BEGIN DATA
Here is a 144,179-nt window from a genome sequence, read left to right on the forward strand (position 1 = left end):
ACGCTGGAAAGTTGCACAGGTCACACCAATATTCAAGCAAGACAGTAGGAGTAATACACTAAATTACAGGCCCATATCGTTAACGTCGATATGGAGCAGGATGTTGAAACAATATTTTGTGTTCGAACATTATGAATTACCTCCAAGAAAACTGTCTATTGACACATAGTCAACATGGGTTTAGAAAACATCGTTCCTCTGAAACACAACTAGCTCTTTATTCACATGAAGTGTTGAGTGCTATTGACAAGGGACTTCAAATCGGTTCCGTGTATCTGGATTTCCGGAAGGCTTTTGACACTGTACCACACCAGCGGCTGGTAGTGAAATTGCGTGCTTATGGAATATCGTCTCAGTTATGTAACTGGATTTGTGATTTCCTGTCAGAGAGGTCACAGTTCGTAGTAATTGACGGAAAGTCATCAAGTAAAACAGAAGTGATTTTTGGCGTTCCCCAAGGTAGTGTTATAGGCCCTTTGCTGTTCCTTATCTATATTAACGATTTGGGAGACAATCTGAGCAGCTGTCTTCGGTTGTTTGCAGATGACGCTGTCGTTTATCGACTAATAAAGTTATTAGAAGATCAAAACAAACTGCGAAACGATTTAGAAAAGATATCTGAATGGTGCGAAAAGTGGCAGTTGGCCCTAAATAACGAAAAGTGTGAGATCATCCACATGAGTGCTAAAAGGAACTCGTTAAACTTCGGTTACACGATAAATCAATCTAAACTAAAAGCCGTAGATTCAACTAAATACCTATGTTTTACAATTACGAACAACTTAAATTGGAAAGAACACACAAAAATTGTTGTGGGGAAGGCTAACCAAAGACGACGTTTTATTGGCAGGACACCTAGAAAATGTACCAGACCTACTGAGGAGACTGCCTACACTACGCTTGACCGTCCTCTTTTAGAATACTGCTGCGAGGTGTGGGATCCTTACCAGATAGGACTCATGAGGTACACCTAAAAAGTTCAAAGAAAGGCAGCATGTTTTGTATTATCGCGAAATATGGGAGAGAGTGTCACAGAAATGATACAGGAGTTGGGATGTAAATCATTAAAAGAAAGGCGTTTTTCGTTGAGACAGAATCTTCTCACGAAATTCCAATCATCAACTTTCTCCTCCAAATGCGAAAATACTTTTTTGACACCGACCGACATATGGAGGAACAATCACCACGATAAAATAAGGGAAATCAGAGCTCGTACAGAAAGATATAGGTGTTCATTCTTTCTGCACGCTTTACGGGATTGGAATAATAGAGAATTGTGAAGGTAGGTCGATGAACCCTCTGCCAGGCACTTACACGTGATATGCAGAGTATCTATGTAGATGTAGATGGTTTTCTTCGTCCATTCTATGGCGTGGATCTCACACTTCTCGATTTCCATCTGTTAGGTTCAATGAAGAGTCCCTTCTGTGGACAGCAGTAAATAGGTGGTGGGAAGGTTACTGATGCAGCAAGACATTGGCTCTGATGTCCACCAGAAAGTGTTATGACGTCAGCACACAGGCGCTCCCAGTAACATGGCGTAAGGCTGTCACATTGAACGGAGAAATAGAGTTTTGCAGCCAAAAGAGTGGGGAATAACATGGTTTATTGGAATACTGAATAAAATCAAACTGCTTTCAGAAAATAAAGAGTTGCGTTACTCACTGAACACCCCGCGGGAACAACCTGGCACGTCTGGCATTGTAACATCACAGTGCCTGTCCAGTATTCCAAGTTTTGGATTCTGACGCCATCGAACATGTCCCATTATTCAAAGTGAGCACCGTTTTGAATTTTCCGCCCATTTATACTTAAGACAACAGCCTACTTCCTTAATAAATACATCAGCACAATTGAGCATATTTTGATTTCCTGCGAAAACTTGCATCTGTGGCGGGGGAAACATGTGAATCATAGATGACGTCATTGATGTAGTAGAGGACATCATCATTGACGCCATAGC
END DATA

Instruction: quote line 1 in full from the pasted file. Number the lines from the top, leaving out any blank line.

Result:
Here is a 144,179-nt window from a genome sequence, read left to right on the forward strand (position 1 = left end):